Best Man, The (1999)

Reviewed By Chris Parry
Posted 09/18/02 10:43:19

"There's nothing 'best' about these men."
2 stars (Pretty Bad)

The Best Man is a fairly limp ‘talking heads’ film about an author who uses a past indiscretion to load his debut novel, only to have the thing read by all his friends just before one of them is to be married. And therein lies the rub – if you boffed your best bud’s girl in college, would you let him in on your dirty little secret by publishing it in book format just before they’re to be married? Not if you have a brain in your head, yet that’s the dilemma in The Best Man, written and directed by Spike Lee’s cousin, Malcolm Lee. Whether Cousin Malcy got his start as a result of nepotism or talent, the lack of any empathy an audience can have with these characters rests at his feet.

Harper (Taye Diggs) is our lead, but he seems to have a lot of trouble telling the truth, unless it’s in writing, in which case he can’t stop telling the truth. His girl, Robin (Sanaa Lathan) has about as much appeal as colonic irrigation – even if she could maybe give you some pleasure, it’d be the kind of pleasure that leaves you walking tender for a day or two.

And then there’s Harper’s pals, a mix of snarky asshole (Terrence Dashon Howard), wimpy she-male (Harold Perrineau Jr) and brooding, bragging man-ape (Morris Chestnut). Which leaves us with only one person left to truly enthuse in – driven TV executive Jordan (Nia Long) – a woman who would gladly commit adultery just to get a little of what she missed out on at college.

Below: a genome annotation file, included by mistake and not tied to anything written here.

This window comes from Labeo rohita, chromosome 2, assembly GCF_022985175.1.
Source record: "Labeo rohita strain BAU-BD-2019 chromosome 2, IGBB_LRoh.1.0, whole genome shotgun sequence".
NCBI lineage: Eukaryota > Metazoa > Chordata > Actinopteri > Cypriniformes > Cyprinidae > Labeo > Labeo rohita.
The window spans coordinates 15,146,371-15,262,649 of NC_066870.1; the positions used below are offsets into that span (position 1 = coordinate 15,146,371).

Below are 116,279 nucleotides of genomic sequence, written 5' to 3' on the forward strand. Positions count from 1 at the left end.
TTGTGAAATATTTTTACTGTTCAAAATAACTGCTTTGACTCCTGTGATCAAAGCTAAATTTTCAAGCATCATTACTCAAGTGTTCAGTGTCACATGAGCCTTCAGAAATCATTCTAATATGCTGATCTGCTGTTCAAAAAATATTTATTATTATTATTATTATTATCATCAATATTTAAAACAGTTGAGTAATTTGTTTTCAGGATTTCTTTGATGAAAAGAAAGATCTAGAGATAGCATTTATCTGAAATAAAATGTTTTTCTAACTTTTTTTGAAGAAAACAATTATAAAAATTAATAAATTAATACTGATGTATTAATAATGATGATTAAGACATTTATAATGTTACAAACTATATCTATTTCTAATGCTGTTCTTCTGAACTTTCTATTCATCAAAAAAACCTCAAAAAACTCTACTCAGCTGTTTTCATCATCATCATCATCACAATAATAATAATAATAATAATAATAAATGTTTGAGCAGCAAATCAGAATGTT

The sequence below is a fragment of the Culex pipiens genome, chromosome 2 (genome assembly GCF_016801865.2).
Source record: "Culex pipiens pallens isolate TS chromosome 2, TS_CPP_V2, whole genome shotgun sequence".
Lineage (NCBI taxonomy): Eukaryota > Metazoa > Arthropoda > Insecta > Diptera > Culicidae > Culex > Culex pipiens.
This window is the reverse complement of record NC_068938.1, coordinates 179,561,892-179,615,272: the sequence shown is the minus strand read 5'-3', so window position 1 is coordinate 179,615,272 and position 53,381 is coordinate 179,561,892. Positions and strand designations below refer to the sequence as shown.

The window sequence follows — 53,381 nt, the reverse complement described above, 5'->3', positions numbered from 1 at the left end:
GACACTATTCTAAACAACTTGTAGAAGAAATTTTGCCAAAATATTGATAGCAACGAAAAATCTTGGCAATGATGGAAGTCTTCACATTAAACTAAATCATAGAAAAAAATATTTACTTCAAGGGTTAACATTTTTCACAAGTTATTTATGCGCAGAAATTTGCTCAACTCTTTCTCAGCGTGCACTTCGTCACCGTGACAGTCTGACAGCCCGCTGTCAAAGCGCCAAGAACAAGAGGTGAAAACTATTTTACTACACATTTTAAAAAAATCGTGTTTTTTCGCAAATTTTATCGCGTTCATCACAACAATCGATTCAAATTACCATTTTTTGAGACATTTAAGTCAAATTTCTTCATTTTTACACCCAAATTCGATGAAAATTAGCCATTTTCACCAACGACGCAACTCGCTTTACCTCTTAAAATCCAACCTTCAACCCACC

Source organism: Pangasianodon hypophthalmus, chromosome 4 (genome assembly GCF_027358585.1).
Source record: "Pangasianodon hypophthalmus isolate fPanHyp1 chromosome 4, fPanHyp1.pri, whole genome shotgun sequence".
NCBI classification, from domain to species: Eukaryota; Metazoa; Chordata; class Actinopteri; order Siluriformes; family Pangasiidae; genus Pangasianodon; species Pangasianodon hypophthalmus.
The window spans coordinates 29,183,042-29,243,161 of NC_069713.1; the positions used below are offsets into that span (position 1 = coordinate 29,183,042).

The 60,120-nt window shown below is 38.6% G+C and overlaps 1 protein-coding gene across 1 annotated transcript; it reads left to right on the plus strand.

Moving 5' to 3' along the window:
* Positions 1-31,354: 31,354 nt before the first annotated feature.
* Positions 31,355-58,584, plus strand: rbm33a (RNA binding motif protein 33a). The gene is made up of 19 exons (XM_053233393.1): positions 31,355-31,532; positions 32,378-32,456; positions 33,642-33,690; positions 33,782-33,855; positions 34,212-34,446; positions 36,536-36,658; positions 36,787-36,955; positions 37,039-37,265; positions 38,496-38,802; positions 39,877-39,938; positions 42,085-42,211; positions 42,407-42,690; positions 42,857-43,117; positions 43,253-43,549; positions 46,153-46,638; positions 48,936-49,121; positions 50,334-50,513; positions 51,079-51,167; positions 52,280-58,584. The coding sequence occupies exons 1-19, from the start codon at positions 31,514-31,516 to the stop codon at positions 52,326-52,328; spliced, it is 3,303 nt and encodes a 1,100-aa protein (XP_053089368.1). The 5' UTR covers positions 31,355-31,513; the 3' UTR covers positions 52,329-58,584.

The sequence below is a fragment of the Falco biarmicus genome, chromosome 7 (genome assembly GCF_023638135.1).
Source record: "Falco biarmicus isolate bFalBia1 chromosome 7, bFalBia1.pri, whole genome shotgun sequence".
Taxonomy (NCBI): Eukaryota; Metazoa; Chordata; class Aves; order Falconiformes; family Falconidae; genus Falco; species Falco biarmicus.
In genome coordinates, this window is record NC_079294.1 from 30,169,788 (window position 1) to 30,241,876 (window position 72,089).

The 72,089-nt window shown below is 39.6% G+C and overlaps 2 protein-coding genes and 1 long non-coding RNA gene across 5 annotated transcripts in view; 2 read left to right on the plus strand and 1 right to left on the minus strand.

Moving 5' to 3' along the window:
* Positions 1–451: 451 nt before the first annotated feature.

Is the point here that everyone in society is despicable? If it is, then The Best Man achieves. But if the point here is that these people all have something special about them, it’s well lost in a sea of whiter than white black men, simple-minded and/or bitchy black women, and about as much appeal amongst black audiences as an anthology of Amos and Andy episodes. These people are so successful despite themselves that you could almost have called them the Bush family, yet they’re so preppy and ‘yupped out’ that even Bryant Gumble himself would be hard-pressed to relate. These people are about as realistic as the cast of Friends - in space.

So as long as we’re not going to actually empathize with anyone in the cast, the very least we can get out of this is a little nudity, right? Well, nearly. Apart from one scene with Nia Long walking about in a purple teddy, the only other flesh on offer comes in the guise of a bachelor party stripper scene, which for some reason stops very short of any actual stripping. In fact, The Best Man has all the sexual intrigue of a Snoop Dogg music video, featuring copious amounts of shaking booty and gyrating of hips, but not a lot of anything you couldn’t see in a Bowflex infomercial.

When it comes right down to it, The Best Man isn’t exciting, it isn’t poignant, and the lessons learned in the end aren’t particularly worth learning. It’s a lot of beautiful people getting angry at other beautiful people, then deciding they want to have sex with them, then backslapping their way through a happy ending. In a word, bollocks.

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